By Kathleen Teehan
Understanding a prospect’s specific social style allows sales reps to better communicate
The foundation for any long-term personal or professional relationship requires trust and credibility in order for it to be successful and mutually beneficial. Let’s think about this in terms of a sales environment. Typically, effective sales professionals develop trust with their prospects by demonstrating a sincere interest in solving an issue, along with an unwavering commitment to delivering on their promises. However, getting to the place in the sales process where you’ve earned the right to gain insights about a prospect’s business needs or have been deemed credible enough to present a solution, does not happen easily. It requires that the rep is thoughtful about communicating in a meaningful way with their prospect.
“Good” communication requires that the sales rep has a clear understanding of what makes it “good” for the person on the receiving end. The funny thing about this is that the rep may have a very different definition of “good” based on their own unique needs. Social styles, a simple framework focused on an individual’s pace and focus, can help a rep understand and adapt their communication style in a way that allows them to be on the same page as their prospect.
Consider the two key parameters related to the way people communicate:
- Assertiveness (the way people put forth information)
- Responsiveness (the way people take in information)
If you have a highly assertive prospect, they will tend to be faster paced in their communication and decision-making. Prospects with lower assertiveness tend to move at a slower pace in both of these areas. Your prospects that fall high on responsiveness typically will show a strong orientation toward people, while their less responsive counterparts, will be oriented towards tasks.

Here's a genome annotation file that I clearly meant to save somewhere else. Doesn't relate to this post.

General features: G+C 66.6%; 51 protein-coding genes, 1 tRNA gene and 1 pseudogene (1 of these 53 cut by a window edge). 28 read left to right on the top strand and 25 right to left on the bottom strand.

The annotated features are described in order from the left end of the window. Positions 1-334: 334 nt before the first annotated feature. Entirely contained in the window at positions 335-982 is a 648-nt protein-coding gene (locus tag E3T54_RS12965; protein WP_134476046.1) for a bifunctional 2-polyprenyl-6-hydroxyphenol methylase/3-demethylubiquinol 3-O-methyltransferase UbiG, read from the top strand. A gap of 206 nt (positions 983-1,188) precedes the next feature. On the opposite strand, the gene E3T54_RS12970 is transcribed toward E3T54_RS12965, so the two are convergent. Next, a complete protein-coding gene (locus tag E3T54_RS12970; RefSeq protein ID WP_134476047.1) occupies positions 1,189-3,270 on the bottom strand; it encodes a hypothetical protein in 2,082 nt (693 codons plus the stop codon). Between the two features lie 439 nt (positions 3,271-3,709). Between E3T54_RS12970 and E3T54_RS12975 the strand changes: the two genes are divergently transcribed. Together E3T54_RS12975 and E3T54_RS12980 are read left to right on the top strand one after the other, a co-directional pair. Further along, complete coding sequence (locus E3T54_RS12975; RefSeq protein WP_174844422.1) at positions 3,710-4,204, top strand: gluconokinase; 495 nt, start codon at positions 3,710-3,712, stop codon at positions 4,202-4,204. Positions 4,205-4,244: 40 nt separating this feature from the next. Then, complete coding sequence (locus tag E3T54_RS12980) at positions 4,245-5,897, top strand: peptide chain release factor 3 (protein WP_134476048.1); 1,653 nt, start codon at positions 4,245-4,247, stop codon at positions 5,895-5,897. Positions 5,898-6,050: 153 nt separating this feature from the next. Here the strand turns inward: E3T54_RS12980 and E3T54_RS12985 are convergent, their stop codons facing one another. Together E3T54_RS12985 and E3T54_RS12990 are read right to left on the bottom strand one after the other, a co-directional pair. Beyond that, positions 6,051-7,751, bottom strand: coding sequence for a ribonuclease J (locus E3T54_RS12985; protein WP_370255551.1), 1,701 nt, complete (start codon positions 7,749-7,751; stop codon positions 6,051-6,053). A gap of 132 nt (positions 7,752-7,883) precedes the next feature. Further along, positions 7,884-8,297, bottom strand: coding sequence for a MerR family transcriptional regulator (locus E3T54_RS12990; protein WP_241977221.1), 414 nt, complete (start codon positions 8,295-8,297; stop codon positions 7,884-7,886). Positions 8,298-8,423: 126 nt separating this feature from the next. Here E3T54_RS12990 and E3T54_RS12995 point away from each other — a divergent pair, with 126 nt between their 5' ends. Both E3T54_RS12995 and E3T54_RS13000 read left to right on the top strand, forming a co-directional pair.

As you observe the pace and the focus of your prospects, you will be able to understand the four quadrants of social styles:
- Controller: Results-focused and fast-moving, able to make decisions readily while being clear and forthcoming about how they’d like to proceed.
- Expresser: Conceptual, big-picture thinker who is enthusiastic and passionate, with lots of ideas and little interest in details.
- Cooperator: Friendly, helpful, and steady; easy to work with and conflict-averse, typically seeking consensus.
- Analyzer: Detail and fact-oriented, slowly assesses situations and thinks before responding in a reserved, and risk-averse manner.
Developing trust and credibility early in the sales process is powerful. It requires knowing the prospects social style, but more importantly, it requires an ability to apply this knowledge in an actionable way.
Take the Controller, for example. Prospects that exhibit this social style are highly results oriented, and will base their decisions solely on your ability to help them meet their goals. They do not want to waste time, so efficiency and a direct approach is crucial. Be sure to give them options, as this will provide them with the control they want in order to make a decision.
The Expresser, on the other hand, will rate situations and circumstances based on testimonials, happy clients and your ability to make them look good. They will want you to handle the details, and like the Controller, efficiency is critical.
The Cooperator is all about harmony and the relationship, so it is important to be pleasant, friendly and supportive when working with this social style. They will respond well if you take the time to get to know them and help them make decisions that minimize any risk.
The Analyzer has little need or interest in pleasantries. These individuals will need to know that they have all the facts and that the information is accurate. Be precise and prepared to offer proof to back up your statements, and leave them with plenty of time to think things over.
Identifying and paying close attention to social styles provides reps with a roadmap to guide them in tailoring their approach to communication effectively with their prospects. This paves the path for trust and credibility to develop, and begins a strong and mutually beneficial relationship.
Learn how to build a powerful sales force with our blog post, Building a galaxy of sales superstars.